Life On The Water

If you read Garrison Keillor today, you’ll discover it’s the birthday of William Wordsworth.  I observed Mr. Wordsworth’s birthday last year, so I don’t feel the need to do it again.  I do feel the need, however, to point out that it is also the birthday of Billie Holiday, the great jazz singer, and of Marjorie Stoneman Douglas, a writer whose little biographical sketch you ought to read.  Her book The Everglades: River of Grass sounded so fascinating that I went over to Amazon and bought it.  The work, Douglas’s lifetime achievement, sounds like it’s a cousin to what many people consider to be Mark Twain’s best book, Life on the Mississippi.

How pleasant it would be to be so filled with the love of one subject that, in the end, one’s ashes are spread over the very thing one has loved, as Douglas’s ashes were over the ‘glades.  Years ago, I had the strong desire to be buried on the campus of the University of Illinois, I loved the place so much.  That desire has been tempered by time somewhat, but it’s still a beautiful setting.  Landlocked, but beautiful.  Despite the fact that we Houstonians live so close to a major body of water, the water is not my thing.  I am not a beach person or even a lake person, unless I’m fishing, which I rarely get to do these days.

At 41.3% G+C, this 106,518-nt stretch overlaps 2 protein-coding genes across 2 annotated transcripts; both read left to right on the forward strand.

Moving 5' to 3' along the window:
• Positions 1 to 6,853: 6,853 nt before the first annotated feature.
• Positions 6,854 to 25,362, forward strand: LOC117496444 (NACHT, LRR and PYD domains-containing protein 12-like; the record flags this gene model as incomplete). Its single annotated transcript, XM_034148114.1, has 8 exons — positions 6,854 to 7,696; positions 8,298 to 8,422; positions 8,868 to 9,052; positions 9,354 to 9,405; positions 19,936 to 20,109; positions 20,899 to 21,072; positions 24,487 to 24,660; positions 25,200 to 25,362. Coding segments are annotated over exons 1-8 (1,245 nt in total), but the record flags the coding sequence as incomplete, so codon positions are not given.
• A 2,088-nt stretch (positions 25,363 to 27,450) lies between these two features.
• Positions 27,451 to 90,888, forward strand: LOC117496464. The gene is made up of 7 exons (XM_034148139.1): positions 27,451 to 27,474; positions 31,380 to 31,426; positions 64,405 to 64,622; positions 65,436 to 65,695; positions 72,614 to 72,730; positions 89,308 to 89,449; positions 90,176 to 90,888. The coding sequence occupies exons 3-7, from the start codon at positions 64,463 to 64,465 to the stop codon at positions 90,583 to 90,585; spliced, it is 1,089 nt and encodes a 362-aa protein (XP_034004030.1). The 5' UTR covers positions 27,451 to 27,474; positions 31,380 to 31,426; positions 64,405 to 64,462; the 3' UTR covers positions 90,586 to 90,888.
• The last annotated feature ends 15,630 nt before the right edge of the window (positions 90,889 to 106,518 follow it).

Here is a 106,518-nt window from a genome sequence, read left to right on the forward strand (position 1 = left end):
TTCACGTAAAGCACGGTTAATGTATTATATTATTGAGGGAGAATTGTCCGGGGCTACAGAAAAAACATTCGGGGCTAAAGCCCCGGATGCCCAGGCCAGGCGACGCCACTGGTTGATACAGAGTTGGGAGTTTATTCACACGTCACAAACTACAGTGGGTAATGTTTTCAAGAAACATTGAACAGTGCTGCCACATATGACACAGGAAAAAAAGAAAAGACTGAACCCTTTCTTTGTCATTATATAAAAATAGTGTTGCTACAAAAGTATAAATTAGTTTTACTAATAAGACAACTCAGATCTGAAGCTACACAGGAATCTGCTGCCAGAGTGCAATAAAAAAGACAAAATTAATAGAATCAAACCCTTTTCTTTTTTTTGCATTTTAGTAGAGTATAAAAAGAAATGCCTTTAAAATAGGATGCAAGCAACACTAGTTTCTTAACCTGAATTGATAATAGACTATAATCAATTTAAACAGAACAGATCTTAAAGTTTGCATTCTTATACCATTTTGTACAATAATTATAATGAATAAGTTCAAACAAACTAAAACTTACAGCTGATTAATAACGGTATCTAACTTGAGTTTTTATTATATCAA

Yet, bodies of water as a subject of study do interest me.  They are the carriers and the sustenance of life itself, and anything we can do to preserve their ability to sustain that life is a good thing.

It also happens to be the birthday of Donald Barthelme, who was raised in Houston and taught writing at the University of Houston for many years.  It was Barthelme’s well-publicized early career that encouraged me to continue on my own path as a lover of English, both reading and writing; and his little book Snow White (1967), an academic parody of the fairy tale, made me crack up when I was finishing my doctorate.

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